The Short Happy Life of Francis Macomber by Ernest Hemingway

Of course we would start with Hemingway, and of course it would be with Francis Macomber. It couldn’t be any other way, really. The Short Happy Life of Francis Macomber was the first short story I ever read. That isn’t true. There plenty of times I was forced to read condensed classics, abridged into easily digestible morsels. Those public middle school mistakes made me distrustful of shorter works because they often were insulting. My opinion at fifteen was short fiction was for chumps.

When I think of my evolution as both a reader and as a writer, my introduction to Hemingway was an important milestone. Important enough that I can remember it eleven years later. Francis Macomber was the first short story that challenged me and revealed all that could be possible in just a few quick pages. It started a love affair with brevity that is still running its course.

It also started a fascination with gimlets, but is that really relevant here?

As I said, this classic work was the first short story I ever really read. Ever wanted to read. I remember being left breathless by the ending, and my entire fiction class, all 12 students, being stunned silent for longer than I’d ever seen a group of teenagers be quiet. And then our lovable curmudgeonly instructor, who we didn’t know well enough to love yet, laughed at us.

“Oh boy,” he said. “It’s only going to go down hill from here!” Then, if memory serves right, he promptly left. Thus began my education. My real one, anyway.

Much has been said on Hemingway and his womanizing habits and his views on women. Margot Macomber has not escaped dissection either, and she’s been used several times to reveal Hemingway’s thoughts of women. While it’s true if Francis Macomber had been written today it would have died in some politically correct maelstrom, it was not written today. It was first published in 1936, and it is certainly a product of its time. Which is a good thing.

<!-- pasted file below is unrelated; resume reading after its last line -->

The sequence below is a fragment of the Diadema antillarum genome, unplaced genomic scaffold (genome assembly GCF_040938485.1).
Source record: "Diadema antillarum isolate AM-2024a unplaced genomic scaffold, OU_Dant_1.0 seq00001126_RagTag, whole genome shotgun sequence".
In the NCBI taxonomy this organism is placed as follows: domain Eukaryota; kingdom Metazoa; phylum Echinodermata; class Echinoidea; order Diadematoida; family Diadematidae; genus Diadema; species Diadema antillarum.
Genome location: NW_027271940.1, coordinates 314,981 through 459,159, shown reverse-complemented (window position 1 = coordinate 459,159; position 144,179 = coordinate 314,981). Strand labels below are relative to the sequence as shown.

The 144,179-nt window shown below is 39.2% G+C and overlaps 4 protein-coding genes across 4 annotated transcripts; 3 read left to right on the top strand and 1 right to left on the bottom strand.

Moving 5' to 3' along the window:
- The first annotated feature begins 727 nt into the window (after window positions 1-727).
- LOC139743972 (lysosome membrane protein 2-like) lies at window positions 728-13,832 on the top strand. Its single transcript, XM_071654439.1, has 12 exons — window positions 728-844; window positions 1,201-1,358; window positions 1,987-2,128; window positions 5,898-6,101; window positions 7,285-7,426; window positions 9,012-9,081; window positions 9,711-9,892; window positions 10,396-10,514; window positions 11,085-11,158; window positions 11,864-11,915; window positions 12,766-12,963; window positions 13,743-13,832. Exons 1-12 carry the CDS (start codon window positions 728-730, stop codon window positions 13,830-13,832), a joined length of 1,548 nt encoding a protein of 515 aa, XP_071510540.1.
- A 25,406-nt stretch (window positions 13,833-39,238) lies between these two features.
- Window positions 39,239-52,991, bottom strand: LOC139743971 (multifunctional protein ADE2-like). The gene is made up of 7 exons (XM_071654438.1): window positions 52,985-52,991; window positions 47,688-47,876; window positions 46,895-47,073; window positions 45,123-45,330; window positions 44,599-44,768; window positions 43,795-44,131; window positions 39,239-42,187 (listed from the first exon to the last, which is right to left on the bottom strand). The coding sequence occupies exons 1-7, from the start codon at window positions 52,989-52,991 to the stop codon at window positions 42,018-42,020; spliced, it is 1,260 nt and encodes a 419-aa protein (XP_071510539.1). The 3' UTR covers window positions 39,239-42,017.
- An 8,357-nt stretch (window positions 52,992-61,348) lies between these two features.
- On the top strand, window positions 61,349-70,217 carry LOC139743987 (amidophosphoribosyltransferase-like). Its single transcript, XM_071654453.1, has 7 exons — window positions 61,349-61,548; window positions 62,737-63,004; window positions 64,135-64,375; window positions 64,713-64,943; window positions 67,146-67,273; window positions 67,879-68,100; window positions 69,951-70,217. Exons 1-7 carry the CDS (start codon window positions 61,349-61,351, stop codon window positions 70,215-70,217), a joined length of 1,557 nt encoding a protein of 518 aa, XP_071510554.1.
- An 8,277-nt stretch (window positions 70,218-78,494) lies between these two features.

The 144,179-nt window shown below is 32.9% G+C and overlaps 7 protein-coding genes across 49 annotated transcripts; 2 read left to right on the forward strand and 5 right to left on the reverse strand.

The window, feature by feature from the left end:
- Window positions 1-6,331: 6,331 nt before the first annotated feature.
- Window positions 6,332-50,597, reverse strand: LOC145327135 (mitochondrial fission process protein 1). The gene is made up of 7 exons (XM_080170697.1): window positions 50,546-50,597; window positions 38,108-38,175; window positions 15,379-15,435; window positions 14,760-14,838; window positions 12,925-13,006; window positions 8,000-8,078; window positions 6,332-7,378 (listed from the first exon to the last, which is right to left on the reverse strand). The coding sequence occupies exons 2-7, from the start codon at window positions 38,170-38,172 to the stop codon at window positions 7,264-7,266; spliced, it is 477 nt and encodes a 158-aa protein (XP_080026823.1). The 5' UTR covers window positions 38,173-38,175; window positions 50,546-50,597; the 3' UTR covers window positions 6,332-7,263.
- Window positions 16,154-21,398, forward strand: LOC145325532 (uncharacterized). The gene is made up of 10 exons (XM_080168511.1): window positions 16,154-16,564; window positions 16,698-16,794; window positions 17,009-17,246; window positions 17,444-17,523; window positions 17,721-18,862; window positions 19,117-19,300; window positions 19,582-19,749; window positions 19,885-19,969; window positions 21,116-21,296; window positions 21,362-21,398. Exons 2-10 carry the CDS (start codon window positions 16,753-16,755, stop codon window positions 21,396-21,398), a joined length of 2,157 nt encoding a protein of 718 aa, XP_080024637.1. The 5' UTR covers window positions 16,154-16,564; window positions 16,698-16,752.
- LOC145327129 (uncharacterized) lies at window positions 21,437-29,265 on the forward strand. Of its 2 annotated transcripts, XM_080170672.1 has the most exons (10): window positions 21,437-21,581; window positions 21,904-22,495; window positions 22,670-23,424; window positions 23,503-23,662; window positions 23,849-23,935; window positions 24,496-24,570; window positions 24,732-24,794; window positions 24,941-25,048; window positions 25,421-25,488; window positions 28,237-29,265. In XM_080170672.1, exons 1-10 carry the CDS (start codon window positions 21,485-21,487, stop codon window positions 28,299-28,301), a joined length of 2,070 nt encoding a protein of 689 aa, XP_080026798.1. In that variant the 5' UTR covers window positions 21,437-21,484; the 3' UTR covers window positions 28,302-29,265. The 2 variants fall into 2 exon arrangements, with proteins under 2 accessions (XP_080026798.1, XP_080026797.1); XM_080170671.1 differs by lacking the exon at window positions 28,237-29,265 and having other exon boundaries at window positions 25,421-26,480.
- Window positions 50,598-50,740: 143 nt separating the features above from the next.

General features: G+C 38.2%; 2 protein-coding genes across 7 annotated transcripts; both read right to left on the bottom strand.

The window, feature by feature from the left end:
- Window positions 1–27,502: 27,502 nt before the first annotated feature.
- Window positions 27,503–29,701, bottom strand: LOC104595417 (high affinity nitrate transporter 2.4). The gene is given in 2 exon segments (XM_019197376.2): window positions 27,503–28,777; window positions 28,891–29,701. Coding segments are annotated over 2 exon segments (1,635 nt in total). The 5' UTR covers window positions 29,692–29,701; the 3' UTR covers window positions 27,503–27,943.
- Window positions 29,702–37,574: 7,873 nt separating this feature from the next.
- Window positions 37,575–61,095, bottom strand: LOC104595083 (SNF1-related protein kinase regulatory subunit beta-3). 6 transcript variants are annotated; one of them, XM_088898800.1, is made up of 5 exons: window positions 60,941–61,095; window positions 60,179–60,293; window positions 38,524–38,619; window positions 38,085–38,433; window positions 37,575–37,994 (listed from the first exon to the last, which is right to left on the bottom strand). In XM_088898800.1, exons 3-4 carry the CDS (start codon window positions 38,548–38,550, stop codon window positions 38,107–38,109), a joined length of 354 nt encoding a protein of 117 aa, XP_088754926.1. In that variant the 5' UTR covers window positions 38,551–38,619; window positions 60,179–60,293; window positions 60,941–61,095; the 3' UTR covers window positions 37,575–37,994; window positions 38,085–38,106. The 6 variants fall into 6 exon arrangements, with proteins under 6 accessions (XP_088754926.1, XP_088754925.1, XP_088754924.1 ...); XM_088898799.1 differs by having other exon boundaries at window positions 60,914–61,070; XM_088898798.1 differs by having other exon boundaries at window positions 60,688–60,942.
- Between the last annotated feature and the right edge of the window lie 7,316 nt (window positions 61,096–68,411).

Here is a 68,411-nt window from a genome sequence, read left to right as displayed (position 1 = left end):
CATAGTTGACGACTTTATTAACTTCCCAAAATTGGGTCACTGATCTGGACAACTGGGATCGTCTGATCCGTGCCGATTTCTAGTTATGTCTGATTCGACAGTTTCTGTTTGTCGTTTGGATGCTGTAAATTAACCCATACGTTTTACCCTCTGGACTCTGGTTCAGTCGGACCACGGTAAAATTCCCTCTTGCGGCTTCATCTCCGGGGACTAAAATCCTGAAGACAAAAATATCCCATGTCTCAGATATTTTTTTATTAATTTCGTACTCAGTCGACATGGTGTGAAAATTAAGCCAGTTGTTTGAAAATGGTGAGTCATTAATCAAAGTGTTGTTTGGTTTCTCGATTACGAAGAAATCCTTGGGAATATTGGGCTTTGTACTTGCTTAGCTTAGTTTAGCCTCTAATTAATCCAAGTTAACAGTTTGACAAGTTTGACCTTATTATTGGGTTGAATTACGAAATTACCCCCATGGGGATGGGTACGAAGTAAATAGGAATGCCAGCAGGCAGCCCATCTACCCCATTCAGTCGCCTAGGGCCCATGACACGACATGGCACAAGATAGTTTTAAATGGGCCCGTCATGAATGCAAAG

The story takes place on a classic kill-them-dead safari, the likes of which are highly illegal today. Naturally it involves killing a lion. Hilarity ensues. Er, I mean, a bunch of awful things happen. A coward is revealed, and his wife is horrified. There is implied extramarital sex, and a scoundrel eats breakfast. Plenty of gimlets and much whisky is drunk.

Basically, the safari turns into a shit show. Everyone knows it’s a shit show, but no one is willing to abort the whole thing and go home.

If you’ve never read The Short Happy Life of Francis Macomber, go find yourself a copy. If you have? Go ahead, visit it again. It will be like an old friend you haven’t seen in ages.

First appeared in the September 1936 issue of Cosmopolitan (good luck finding that!). Now available in a few short story collections for around $10-15, depending on format.

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